14th Jul 2020 12:26:18 PM

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Children of Fire The Johannesburg School for Blind, Low Vision and Multiple Disability children started in January 2003

Katrinky (blind) feels skittle on bowling outing 2 August 2009

Pictured here - some of our kids on a sensory outing today – the Cradle of Humankind is a great learning experience for any pupil. But for blind, low vision and otherwise-disabled children, they really like to get out and about to experience things first-hand.

Our teachers are going to provide feedback as to how to make the exhibitions even more interactive… listening to a fountain is great, but the blind kids want to immerse their hands in it as well…. We think all schools should put the Maropeng Education Centre on their map of activities for the school year.

We hope to take some 40 children to visit there again in March 2009.

Three of the Jo’burg School for the Blind teachers in July 2008

It breaks for Easter from April 12 to April 21st inclusive.

The Johannesburg School for Blind, Low Vision and Multiple Disbility Children started in January 2003 at 35 Lothbury Avenue, Auckland Park, thanks to the great kindness of Margaret Hirsch and her husband Allan, who jointly purchased the building.

The project has been initiated by Children of Fire but will soon be set up as a separate charity, either as a section 21 company or a registered non profit organisation. Trustees designate include both the Hirsch's, Lisa Hutchinson, Lorraine Doyle, Astrid Meyer, Bronwen Jones and Prakash Naidu.

Moray Hathorn of Webber Wentzel Bowens has agreed to assist with the legal work in establishing a new trust.

A pro-Deo Advocate from another law firm is assisting with a forthcoming Constitional Court Action to insist that the South African Government must equitably fund education for all disabled children, especially if it does not manage to make its stated policy of inclusion work in practice.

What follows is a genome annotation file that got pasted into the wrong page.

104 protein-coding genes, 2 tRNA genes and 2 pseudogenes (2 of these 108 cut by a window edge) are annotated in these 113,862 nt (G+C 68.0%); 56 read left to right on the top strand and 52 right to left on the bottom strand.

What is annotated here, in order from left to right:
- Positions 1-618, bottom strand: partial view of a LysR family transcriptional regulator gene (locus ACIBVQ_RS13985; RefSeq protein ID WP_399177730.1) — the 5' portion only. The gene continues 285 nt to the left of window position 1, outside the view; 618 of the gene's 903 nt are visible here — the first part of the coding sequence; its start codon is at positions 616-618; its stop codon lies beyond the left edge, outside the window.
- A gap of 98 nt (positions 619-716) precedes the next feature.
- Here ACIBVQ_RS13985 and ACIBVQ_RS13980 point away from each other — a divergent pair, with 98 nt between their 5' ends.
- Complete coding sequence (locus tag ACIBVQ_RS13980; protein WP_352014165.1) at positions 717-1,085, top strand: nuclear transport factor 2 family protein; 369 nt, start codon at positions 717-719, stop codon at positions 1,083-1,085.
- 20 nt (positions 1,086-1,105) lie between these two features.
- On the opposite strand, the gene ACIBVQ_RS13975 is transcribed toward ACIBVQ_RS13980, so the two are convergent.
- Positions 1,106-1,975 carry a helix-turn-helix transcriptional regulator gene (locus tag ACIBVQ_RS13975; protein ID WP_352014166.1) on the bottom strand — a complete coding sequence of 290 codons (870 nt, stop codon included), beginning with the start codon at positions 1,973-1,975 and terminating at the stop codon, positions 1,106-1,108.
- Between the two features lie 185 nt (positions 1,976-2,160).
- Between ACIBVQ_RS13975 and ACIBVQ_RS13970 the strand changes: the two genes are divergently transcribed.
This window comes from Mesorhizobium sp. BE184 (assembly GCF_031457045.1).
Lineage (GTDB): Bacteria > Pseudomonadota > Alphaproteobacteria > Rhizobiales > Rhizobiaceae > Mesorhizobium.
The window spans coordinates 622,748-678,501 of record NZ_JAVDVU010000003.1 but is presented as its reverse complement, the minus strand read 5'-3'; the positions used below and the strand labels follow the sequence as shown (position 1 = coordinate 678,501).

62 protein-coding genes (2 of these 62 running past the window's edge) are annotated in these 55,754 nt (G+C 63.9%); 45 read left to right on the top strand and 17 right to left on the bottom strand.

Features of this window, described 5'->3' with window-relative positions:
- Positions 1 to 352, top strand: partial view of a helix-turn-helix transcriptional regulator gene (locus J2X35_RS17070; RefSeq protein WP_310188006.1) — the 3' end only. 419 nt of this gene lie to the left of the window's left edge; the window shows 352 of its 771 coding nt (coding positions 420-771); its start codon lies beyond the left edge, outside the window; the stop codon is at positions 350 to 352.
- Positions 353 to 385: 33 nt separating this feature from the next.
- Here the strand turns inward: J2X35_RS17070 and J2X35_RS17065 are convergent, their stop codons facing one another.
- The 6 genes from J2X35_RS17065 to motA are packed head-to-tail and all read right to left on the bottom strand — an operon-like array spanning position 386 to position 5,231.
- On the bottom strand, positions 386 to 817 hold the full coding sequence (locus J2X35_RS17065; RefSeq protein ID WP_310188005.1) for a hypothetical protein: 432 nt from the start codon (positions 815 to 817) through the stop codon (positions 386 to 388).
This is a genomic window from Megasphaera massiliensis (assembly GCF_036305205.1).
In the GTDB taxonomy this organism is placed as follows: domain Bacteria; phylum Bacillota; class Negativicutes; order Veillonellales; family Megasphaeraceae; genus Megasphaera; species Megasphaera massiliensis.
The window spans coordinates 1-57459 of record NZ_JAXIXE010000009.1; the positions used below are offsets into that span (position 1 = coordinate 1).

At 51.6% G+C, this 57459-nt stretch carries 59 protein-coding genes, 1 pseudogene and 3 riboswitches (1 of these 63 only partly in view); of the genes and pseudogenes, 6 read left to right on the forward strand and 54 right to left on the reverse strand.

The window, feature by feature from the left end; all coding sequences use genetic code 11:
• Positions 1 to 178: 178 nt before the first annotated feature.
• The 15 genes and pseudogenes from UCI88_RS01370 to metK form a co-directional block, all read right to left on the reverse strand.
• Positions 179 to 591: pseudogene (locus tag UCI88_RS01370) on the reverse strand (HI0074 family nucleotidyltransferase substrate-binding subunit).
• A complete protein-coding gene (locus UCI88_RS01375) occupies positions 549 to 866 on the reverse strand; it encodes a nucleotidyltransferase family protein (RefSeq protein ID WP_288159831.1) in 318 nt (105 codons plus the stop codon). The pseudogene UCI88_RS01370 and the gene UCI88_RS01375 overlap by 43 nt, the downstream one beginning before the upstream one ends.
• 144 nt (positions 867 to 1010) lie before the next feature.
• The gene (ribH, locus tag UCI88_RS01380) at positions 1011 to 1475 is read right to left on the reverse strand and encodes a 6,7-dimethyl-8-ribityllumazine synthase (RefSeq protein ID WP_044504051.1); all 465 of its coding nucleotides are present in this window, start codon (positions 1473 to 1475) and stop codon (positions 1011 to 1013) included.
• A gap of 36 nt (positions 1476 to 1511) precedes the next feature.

Michael Said of Mugg & Bean donated three sets of 15cm high wooden letters for children without fingers and significant sight, to be able to feel the alphabet.

Children of Fire International has contributed towards teaching costs for six months.

The first pupils are Dorah (aged 8, burned and almost no vision), Raeez (age 7, blind from premature birth), and a series of burned children who are being taught as they await surgery. These have included Jeffers, Bongani, Londeka, Phindile and also Slovo-resident Lucky Boy. Most of these children have their own section on the website.

One child has been attending therapy at Hope School. That school's co-operation is appreciated.

The nearby Milpark Primary School has also helped with course material for older children, especially in grades 2, 4 and 6.

Parents who wish their children, aged between five and nine years old, to attend, should write to:

Bronwen Jones
Children of Fire,
PO Box 1048
Auckland Park 2006
Gauteng Province
South Africa.

Or email or fax details for consideration. Tel/fax/ans 011 482 4258


Working hard in the first classroom at the Johannesburg School for the Blind.

Johannesburg School for the Blind - the week's learning theme was transport. Dorah was lucky that her brother was off school, so that he could help... but he wasn't much good at rowing with his broken left arm. Astrid is acting principal 2 days a week (voluntary, no salary) and Lisa (rowing) helps out in a variety of ways. Raeez age 7 (normally hyperactive and quite difficult to deal with despite being blind) was scared to get in the boat and to remain in the boat until he got used to the unusual movement. The burned children were not at school that day and the next blind child probably starts on Tuesday.
At the school there are special sloping tables for low vision pupils.
Working at a sloping table is better ergonomically for the child's back because she or he doesn't have to bow her/his head to focus on work.

Sitting at a sloping table the child has a good position to look, to read and to write.

Katrinky and one of her teachers, Abedenico

Unam in his smart glasses from the Optometry Department at the University of Johannesburg, Abedenico

This material is Copyright © The Dorah Mokoena Charitable Trust and/or Children of Fire , 1998-2020.
Distribution or re-transmission of this material, excluding the Schools' Guide, is expressly forbidden without prior permission of the Trust.
For further information, email firechildren@icon.co.za